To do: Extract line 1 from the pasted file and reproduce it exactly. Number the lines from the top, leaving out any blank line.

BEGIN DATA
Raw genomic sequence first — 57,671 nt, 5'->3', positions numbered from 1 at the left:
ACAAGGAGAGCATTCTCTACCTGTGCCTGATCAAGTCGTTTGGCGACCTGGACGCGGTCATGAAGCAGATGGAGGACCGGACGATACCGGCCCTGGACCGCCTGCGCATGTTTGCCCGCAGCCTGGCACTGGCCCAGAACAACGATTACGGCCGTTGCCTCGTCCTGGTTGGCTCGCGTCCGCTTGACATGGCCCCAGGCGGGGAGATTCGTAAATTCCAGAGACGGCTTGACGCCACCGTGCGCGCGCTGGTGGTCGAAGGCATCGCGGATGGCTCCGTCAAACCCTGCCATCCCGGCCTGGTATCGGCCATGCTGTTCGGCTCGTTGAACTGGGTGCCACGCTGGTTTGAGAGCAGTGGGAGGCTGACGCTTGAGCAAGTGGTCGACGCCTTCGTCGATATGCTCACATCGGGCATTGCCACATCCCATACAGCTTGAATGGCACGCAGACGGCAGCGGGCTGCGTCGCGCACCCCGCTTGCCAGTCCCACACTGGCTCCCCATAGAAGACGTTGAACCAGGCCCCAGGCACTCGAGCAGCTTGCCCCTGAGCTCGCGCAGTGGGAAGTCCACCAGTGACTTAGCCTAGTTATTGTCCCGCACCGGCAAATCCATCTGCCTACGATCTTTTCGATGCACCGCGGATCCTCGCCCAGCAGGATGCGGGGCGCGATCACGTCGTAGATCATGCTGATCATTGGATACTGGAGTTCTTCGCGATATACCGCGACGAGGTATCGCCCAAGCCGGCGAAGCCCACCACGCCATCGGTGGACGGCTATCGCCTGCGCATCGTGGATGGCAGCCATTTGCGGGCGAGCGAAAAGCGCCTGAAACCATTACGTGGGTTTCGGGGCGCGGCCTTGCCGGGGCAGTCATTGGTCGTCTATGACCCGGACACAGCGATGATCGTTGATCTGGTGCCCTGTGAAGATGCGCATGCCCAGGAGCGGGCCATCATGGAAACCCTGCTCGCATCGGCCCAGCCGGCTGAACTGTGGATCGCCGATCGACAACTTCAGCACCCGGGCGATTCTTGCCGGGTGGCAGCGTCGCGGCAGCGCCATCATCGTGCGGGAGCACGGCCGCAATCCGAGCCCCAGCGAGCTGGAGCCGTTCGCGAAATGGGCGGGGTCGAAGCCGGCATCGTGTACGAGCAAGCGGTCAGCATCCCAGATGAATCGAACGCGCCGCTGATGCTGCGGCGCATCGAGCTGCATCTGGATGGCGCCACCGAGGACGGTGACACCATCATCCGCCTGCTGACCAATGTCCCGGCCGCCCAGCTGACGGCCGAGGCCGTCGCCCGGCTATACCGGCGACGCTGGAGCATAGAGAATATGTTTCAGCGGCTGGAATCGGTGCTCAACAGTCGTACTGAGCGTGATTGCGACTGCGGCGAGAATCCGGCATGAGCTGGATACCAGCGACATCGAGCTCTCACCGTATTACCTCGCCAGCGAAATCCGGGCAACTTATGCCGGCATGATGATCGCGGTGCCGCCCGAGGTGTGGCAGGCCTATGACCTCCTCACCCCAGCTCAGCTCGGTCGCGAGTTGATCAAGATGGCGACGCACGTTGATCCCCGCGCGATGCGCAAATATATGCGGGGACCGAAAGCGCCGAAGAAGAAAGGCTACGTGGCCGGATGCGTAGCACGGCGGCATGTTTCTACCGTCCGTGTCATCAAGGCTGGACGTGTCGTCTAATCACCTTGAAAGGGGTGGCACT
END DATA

Raw genomic sequence first — 57,671 nt, 5'->3', positions numbered from 1 at the left: